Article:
Every Earth Day, we are reminded of the interconnectedness of our world. As we find ourselves in the midst of the sixth mass extinction, the need to protect precious natural resources and ecosystems around the globe has never been greater. And as we careen from natural disaster to natural disaster – unprecedented floods, fires, storms, droughts – the fragility of our climate, which has been taken for granted for far too long, has become abundantly clear.
This year, amidst the Covid-19 pandemic, our interconnectedness has taken on new meaning. In just a few short months, the entire world has woken up to the harsh reality of the havoc that one tiny virus can wreak on our economy and way of life, no matter where we live and who we are. In addition to the devastation to families and communities who have lost loved ones, the fear triggered by this contagious pathogen, and the explosive, exponential consequences of failing to contain it, have rattled us to the core.
While the pause button has been pushed, many people have begun to reflect on the greater lessons to be learned. For one thing, sustainability in a post-Covid-19 worlds takes on new meaning, as Julie Reid writes in Sustainable Brands. Ms. Reid asks “Will we choose Human 101 or Human 3.0?”, where Human 101 revolves around an ‘us vs them’ mentality that is fearful, selfish, and short-sighted, while Human 3.0 is open, empathetic, and collaborative, oriented toward a sustainable future where there is enough to go around. She adds her voice to those who argue for a “regenerative economy,” where the goal is to leave things better than we found them.
But a regenerative economy depends on a stable climate. The Intergovernmental Panel on Climate Change (IPCC) has reported that time is quickly running out. Left unchecked, climate change could push the global mean temperature anomaly past the lower Paris target of 1.5-degrees Celsius as early as 2030. Like Covid-19, the trajectory of climate change is exponential, which makes it so difficult for us to grasp. And like Covid-19, concerted human intervention is needed right now to begin “levelling the curve” in order to avert the worst consequences.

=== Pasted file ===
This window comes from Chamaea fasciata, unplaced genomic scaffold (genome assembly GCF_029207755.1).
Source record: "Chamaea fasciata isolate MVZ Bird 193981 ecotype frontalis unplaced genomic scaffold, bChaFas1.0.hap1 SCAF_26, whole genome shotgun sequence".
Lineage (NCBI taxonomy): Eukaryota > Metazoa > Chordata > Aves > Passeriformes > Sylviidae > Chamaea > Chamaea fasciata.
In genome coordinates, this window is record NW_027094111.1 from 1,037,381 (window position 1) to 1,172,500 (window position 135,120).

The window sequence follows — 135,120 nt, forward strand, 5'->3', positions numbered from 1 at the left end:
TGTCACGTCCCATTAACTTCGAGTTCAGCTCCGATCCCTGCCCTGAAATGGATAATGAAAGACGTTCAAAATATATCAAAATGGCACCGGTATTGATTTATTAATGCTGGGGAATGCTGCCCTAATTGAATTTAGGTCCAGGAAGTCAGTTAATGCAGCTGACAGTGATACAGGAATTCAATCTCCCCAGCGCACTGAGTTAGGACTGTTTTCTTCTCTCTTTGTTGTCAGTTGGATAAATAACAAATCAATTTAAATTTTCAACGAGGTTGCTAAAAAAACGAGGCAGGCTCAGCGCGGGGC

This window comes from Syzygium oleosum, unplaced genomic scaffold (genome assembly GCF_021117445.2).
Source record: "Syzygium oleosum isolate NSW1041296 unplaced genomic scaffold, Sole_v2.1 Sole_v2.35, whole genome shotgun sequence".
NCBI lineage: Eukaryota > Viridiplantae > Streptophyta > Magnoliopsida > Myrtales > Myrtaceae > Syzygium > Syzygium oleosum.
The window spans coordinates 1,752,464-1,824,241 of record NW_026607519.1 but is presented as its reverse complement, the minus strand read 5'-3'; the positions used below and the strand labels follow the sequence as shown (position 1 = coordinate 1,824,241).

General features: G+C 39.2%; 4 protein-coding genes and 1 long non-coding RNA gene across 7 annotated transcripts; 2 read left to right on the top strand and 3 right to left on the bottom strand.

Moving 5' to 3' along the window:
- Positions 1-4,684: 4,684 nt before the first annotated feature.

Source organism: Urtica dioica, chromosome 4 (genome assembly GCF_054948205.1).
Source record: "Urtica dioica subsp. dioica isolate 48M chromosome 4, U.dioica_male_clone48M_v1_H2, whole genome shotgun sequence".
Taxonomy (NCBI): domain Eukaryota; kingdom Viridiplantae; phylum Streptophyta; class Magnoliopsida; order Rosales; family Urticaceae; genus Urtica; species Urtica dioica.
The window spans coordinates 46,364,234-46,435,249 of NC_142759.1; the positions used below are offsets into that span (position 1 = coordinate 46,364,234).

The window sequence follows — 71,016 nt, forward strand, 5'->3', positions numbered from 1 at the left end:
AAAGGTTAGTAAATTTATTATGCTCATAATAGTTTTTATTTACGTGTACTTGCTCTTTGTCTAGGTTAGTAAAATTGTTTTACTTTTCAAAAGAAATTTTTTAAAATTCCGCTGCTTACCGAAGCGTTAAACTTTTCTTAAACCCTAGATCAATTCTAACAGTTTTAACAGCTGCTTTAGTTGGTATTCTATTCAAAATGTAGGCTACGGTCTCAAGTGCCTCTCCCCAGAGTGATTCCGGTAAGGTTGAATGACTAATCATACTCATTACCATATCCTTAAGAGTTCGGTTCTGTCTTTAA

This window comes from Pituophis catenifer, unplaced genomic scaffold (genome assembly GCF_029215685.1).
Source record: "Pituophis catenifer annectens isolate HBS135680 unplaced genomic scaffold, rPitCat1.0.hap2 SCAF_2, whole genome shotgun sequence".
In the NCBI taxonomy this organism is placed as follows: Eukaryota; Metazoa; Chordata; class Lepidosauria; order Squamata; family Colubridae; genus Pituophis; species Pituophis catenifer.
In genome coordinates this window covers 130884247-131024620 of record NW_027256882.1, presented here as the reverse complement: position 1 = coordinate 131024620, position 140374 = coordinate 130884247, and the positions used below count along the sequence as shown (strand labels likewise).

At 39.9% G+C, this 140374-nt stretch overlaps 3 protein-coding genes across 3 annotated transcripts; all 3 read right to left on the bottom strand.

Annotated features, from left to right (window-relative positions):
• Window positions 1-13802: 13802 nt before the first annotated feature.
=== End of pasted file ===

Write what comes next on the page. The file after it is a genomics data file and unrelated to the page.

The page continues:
Unlike Covid-19, there will be no such thing as “herd immunity” to climate change, either for us or for the countless species that depend on a stable climate. We have no choice but to buckle up for a bumpy ride, as we buckle down on strategies that can work at the scale needed –not just to reduce emissions, but to restore the earth’s energy balance. The Earth Day 2020 Theme, “Climate Action,” could not be more apropos.
On the positive side, the response to the global pandemic demonstrates that the world can turn on a dime, taking a time-out from business-as-usual to address an existential threat. The climate crisis demands nothing less. If we act now – adhering to the science and putting our collective technological and intellectual know-how to work – we can rebuild the economy for a viable future that is climate resilient, inclusive, and sustainable for people and our planet.
We encourage the public to take part in Earth Day 2020 activities, including a series of personal actions related to Fresh Water, Wildlife, Food, People, Forests, Ocean, and Climate (#EarthDay2020 #EarthRise #EarthWeek), and the Earth Challenge 2020, a global citizen science initiative focused on Plastics, Air Quality, Insects, Climate, Food Security, and Water Quality. There’s plenty of work for everyone.
Linda G. Brown is co-founder and Senior Vice President of SCS Global Services. To reach her, contact firstname.lastname@example.org.